Friday, February 13, 2015

How to Add Mileage and Become a Distance Runner

Many runners or "want to become runners" have goals of one day running a Half (13.1) or even a Full Marathon (26.2) or Ultra.
But when you've either never been a runner, or have only done 5k - 10k's, the thought of going beyond that can be daunting and overwhelming for some.

The truth is, anyone who wants to become a distance runner can.  I am going to share with you some of my own tips and tricks, what I do to increase the mileage.  Things that anyone can do to help themselves build the mileage too.


(Disclaimer: I am not a sports doctor or certified coach.  All thoughts below are my opinion and should not be taken as advice.  No exercise program should be started without speaking to your doctor first to make sure you are ready for it.)


First I want to say, increasing your mileage correctly most of the time will NOT bring on injury.  A lot of people thing it will, but that is a myth!
Generally speed work, when not ready for it is what causes injuries.  Or working on speed at the same time you are working on increasing your distance is what causes injury.  So let thoughts of injuries drift out of your mind!

You should follow this rule of thumb when increasing distance.  Each week, only add 10% more to your longest run each week.  
If you are in the middle of increasing mileage and you are following some type of training program and you have a bad week, or you get sick.  The biggest mistake runners make is think, they need to make up for that week.  That is a BIG mistake.
If your long run was 13, and you skipped it, and the next week your plan says to do 16.  Don't, just do the 13 and in the future weeks you can bump it up gradually to be back on track.
I personally disagree with these (X amount of week) training plans for newer runners for this reason. Runners think they have to follow them exactly and they don't allow for "when life happens." Which any one who's been running distance for a while will tell you, life happens often!
If you do decide you can't increase your mileage without following one of these "training plan methods" just be careful and take precaution and don't try to "make up, for missed runs!"  In other words, be smart!



For those who'd like a few tips and tricks, here are mine!

1.  Want to do it, and believe you can!  The mind is a very powerful tool!  Any distance runner will tell you this.  If you believe it, it can happen.  If you want it, you can get there.  If you don't, you won't.  It's as simple as that!

2.  Decide before you go out and run, how far you are going to go!  Many make the mistake and tell themselves, I will start and see how I feel after a few miles and decide how far I will go today from there.  That is kinda dumb, because if you think you might not be up for it ahead of time, chances are you probably won't.  But if you tell yourself I am going out for X amount of miles, you will!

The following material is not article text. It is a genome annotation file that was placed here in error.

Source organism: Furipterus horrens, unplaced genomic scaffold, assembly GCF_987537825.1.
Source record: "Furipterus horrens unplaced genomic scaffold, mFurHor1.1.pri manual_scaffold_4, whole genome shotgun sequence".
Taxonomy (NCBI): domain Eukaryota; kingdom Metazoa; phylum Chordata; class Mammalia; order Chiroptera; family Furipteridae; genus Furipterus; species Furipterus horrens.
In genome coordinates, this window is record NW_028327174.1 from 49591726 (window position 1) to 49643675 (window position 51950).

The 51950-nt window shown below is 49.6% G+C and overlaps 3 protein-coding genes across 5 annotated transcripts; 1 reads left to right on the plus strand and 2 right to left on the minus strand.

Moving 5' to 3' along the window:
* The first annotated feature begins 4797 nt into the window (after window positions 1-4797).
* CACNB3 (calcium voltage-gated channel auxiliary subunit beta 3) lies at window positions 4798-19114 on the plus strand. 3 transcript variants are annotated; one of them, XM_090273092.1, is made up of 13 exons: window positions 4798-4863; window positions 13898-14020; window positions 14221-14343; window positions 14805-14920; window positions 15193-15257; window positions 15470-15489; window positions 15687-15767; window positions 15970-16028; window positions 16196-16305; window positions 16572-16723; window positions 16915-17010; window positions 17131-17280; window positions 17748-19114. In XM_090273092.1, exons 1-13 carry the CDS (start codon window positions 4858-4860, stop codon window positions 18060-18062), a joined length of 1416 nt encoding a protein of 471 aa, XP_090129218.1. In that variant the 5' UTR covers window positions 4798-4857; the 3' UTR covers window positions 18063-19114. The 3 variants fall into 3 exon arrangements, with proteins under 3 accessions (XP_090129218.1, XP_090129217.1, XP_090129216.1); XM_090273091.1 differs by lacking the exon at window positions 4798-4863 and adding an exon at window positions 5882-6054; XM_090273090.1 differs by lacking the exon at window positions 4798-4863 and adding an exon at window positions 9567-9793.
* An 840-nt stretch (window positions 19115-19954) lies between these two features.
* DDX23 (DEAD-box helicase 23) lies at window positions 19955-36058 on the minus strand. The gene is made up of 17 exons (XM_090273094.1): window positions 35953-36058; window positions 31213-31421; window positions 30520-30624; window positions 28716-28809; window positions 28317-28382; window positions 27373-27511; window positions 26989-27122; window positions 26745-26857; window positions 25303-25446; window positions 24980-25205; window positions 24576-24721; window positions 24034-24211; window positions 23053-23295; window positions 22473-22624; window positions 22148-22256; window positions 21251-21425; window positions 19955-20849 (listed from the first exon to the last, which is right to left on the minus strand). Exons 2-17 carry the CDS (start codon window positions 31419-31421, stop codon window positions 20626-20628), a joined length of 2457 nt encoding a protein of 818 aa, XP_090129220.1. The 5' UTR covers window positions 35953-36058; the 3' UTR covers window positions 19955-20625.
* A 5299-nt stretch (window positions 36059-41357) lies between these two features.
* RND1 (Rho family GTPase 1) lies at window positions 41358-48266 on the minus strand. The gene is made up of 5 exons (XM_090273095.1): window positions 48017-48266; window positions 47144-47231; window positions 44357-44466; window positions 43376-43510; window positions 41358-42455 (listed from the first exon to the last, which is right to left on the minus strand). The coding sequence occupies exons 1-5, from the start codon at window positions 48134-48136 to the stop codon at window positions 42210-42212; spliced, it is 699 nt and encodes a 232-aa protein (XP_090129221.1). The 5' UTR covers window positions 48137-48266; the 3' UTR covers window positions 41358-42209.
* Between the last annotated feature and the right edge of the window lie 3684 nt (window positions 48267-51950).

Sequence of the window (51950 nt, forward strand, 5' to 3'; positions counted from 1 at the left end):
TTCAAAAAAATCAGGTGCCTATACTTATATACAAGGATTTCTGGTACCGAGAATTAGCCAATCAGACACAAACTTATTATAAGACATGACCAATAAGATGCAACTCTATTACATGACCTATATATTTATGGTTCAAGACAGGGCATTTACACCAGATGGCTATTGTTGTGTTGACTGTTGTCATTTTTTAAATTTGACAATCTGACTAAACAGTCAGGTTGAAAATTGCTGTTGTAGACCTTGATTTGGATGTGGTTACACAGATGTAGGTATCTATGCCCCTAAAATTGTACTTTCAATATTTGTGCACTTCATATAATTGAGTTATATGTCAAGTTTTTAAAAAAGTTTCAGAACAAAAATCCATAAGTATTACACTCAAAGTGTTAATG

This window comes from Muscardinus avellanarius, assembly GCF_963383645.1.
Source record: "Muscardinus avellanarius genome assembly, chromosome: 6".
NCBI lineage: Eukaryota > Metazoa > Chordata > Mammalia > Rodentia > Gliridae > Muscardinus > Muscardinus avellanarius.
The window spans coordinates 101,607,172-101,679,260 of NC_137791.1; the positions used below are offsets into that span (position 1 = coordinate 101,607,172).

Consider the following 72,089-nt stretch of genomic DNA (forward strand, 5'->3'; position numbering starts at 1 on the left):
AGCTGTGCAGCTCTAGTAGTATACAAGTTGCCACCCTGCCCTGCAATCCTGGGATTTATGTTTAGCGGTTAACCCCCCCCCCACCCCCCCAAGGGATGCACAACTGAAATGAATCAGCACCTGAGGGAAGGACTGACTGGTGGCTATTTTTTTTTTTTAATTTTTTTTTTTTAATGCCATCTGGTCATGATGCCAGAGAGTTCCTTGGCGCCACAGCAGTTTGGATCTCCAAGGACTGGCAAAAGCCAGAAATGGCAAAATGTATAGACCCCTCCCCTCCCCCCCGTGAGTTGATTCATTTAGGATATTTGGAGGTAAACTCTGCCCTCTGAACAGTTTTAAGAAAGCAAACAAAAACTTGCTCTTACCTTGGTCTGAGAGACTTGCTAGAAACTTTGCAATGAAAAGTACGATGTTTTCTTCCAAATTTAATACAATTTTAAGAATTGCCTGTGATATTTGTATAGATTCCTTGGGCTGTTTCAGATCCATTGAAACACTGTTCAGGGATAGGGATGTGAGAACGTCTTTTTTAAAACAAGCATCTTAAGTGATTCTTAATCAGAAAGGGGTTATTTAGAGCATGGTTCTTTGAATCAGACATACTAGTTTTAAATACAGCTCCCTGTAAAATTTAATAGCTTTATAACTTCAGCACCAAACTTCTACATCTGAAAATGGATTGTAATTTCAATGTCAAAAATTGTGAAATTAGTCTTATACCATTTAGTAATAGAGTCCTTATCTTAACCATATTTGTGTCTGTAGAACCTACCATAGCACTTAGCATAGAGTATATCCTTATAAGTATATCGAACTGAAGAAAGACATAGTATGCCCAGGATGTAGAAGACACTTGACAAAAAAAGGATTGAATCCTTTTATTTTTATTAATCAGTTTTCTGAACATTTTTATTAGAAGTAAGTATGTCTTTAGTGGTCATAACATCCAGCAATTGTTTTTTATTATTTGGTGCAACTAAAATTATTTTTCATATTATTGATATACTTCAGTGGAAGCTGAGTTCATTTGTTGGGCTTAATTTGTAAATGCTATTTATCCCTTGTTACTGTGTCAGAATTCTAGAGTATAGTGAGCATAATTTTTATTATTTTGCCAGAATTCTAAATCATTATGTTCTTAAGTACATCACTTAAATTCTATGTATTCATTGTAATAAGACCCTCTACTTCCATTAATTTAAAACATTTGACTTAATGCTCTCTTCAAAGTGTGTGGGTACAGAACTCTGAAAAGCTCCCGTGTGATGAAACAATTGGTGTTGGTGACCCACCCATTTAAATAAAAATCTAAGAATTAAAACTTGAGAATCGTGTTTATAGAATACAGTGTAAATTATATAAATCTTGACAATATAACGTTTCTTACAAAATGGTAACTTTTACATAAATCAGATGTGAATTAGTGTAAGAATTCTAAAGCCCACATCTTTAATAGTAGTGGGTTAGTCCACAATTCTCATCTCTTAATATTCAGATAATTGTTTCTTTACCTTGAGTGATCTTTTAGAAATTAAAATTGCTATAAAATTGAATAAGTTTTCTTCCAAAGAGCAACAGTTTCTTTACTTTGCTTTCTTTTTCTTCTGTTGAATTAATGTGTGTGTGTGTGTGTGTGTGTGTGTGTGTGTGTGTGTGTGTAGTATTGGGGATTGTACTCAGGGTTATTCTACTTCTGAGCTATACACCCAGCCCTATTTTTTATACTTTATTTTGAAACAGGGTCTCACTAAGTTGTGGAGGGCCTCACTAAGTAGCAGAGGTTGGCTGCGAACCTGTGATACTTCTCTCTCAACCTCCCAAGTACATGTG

3.  Go further.  If your feeling great, and you have hit your goal for the day.  If time allows, go ahead and go a little further.  If you're goal was say 10 miles and you hit it, and your feeling pretty good.  Chances are if you do 11-13 you'll be fine.
Just make sure you're keeping it within reason.  If you have only been working up to 10, and you're feeling so awesome you think you can do 18.  Don't!  Your body isn't ready for it.  Keep it within the 10% rule, or within 1-3 additional miles once you hit the double digits.

4.  Push through the tired that's what distance runners do!  If it's your "long run" day, and you are tired or not feeling it.  Even if that first mile feels absolutely sluggish.  Assuming your not sick. Keep going, push through the tired,even if the entire long run feels this way.
I have learned that these "bad" run day's are actually some of the most beneficial to me.  It not only teaches your mind to tough it out.  But you're pushing on tired.
When your in your race, and you get tired, those bad tired training runs that you pushed through are going to be the absolute best thing to help you get through any tough times in a race.
So many people think that if they are too tired, or sluggish that they may injure themselves. Assuming you're running consistently and smartly increasing your mileage, these days aren't going to injure you.  In my experience these are the days that do nothing but help me in more ways than one, they are also the days that teach the "mental game of distance running" and that is as important if not more to learn as it is to get in the mileage!



5.  Peppermint.  Sounds funny, but it's been proven if you suck on a little peppermint when you first start your run, you'll end up working out harder and longer than you would have without it.  So if you're having one of those day's or mornings and you're having a hard time pushing yourself out the door.  Stick some of this in your mouth first.  I promise it really works!

6.  Pick an out and back course!  I hate loop courses, or courses that run past the same section to many times.  It messes with your mind, especially if you see your home, or car and know you still have so much further to go.
If you're working on building your mileage the BEST thing you can do to insure you'll do it, is pick an out and back course.
Most runners feel great for the first half of their long run, which is why if you are on an out and back course you can't really cheat and cut it short.  Because you have to turn around to get home.
Additionally, they are also great for another reason.  If you are feeling great, running an extra mile out is so much easier to do before you turn around, than on a loop.
Seriously, it's the best way to add a few "sneaked in extra miles" when your building mileage.
If you think you will cheat and call for a ride, don't take your cell phone with you!
Even if you end up having to walk a little, it will still help some!  Cutting it short, won't help at all!